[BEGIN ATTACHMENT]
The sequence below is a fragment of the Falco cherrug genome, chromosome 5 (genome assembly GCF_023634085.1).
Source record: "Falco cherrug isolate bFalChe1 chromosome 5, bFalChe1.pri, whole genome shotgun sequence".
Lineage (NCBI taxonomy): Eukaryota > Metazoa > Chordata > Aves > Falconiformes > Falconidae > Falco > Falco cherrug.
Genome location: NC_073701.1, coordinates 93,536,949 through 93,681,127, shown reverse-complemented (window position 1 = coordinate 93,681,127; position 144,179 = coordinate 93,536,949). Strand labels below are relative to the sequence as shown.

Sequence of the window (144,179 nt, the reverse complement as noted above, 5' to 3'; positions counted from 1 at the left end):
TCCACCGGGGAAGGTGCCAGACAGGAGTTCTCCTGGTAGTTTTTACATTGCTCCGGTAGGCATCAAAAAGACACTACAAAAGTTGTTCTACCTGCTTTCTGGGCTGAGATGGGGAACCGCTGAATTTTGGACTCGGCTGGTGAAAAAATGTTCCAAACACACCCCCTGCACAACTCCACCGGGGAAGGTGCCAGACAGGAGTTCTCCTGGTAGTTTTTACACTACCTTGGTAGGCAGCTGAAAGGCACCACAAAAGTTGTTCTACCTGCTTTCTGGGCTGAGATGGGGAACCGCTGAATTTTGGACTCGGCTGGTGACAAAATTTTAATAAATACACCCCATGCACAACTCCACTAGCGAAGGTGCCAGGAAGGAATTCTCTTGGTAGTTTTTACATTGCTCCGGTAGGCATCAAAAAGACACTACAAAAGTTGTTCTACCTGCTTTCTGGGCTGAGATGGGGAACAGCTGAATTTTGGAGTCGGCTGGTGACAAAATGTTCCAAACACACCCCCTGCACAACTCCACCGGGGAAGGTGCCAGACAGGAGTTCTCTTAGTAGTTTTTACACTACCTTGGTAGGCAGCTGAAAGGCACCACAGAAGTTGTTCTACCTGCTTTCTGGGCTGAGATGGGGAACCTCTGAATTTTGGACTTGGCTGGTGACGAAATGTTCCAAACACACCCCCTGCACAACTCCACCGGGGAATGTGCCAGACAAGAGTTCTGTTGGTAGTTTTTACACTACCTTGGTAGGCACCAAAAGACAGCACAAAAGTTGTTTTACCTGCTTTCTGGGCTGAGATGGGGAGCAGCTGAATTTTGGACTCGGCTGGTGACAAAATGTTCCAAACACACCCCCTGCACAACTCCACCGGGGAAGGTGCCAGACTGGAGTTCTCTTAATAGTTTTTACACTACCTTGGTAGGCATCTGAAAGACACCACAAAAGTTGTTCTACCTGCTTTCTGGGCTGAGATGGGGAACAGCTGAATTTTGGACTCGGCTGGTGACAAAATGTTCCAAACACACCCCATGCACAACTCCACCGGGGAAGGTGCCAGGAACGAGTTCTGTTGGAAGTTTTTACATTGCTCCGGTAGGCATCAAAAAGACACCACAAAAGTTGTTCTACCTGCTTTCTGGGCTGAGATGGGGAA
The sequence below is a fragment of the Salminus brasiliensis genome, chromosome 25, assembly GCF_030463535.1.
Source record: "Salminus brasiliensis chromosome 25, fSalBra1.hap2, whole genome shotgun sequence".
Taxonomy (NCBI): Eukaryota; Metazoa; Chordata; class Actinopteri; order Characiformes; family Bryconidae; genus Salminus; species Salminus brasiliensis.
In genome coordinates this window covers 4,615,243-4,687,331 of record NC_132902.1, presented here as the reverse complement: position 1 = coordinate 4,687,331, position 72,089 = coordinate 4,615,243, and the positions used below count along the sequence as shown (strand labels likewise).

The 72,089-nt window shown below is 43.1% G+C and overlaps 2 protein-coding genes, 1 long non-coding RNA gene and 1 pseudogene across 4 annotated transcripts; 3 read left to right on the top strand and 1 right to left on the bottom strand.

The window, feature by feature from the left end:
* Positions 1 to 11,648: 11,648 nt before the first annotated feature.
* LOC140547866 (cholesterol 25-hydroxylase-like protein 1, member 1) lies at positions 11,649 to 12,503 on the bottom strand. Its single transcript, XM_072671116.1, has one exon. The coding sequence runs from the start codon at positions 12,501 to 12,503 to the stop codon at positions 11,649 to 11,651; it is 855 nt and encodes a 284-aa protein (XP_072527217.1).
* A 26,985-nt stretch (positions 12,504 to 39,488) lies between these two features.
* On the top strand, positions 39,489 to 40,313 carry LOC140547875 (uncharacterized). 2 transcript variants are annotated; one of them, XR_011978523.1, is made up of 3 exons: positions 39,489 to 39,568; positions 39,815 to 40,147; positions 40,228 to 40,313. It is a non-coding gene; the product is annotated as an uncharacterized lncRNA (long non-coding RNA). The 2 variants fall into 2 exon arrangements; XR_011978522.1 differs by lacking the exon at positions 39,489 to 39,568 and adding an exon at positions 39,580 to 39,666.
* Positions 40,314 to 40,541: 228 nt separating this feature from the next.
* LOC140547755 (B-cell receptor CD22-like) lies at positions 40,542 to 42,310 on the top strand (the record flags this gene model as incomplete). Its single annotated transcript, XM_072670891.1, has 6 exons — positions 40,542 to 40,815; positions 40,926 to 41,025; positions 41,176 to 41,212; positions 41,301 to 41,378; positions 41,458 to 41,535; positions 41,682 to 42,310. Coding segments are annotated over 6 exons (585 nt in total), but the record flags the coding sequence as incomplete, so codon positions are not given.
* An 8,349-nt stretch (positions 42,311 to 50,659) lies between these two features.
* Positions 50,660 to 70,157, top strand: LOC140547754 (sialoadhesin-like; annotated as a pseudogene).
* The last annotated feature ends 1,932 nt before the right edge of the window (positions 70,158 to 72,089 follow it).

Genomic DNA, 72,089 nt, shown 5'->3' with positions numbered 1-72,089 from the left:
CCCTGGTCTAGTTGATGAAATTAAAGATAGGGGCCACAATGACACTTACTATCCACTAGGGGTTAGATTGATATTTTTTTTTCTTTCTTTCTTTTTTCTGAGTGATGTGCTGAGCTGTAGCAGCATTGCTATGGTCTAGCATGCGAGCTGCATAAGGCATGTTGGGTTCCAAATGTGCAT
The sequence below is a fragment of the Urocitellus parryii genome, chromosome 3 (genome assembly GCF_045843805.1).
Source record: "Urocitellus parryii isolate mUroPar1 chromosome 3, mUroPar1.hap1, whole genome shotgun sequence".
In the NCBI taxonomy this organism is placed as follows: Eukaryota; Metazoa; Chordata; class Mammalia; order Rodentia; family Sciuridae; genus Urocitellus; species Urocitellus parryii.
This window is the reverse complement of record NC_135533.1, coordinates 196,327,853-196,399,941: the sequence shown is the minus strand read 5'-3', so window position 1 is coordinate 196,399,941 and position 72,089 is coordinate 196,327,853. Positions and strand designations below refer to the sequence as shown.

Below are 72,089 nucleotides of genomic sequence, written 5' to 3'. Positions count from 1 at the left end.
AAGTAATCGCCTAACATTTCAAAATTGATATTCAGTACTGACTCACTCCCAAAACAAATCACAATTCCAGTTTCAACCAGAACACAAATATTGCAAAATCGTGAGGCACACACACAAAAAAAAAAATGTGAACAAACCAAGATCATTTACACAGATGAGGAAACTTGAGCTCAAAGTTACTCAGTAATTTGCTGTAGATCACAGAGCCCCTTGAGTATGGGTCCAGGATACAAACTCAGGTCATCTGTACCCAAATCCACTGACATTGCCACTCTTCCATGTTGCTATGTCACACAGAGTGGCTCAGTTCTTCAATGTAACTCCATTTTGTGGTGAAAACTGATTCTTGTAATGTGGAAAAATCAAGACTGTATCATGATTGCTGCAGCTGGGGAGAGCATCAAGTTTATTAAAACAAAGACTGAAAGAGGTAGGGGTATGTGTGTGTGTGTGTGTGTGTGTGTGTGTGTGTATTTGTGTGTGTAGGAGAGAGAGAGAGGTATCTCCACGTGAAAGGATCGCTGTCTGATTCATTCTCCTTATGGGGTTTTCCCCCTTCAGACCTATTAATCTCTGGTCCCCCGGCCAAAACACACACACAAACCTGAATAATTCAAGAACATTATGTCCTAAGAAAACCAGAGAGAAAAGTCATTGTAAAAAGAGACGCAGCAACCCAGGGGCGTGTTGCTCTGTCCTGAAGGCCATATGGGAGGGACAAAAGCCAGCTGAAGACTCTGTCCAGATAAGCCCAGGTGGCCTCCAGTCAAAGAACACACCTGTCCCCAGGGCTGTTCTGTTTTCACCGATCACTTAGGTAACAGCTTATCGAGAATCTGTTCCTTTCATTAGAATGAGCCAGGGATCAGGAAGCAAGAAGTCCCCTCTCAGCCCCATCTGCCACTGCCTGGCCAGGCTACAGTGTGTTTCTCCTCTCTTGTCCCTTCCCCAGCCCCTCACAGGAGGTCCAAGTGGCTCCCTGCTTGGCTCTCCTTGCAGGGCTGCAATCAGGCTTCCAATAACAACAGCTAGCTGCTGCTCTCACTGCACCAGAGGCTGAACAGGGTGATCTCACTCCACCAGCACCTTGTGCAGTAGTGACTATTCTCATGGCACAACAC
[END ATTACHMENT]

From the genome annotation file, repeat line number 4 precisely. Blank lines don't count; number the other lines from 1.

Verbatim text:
Genome location: NC_073701.1, coordinates 93,536,949 through 93,681,127, shown reverse-complemented (window position 1 = coordinate 93,681,127; position 144,179 = coordinate 93,536,949). Strand labels below are relative to the sequence as shown.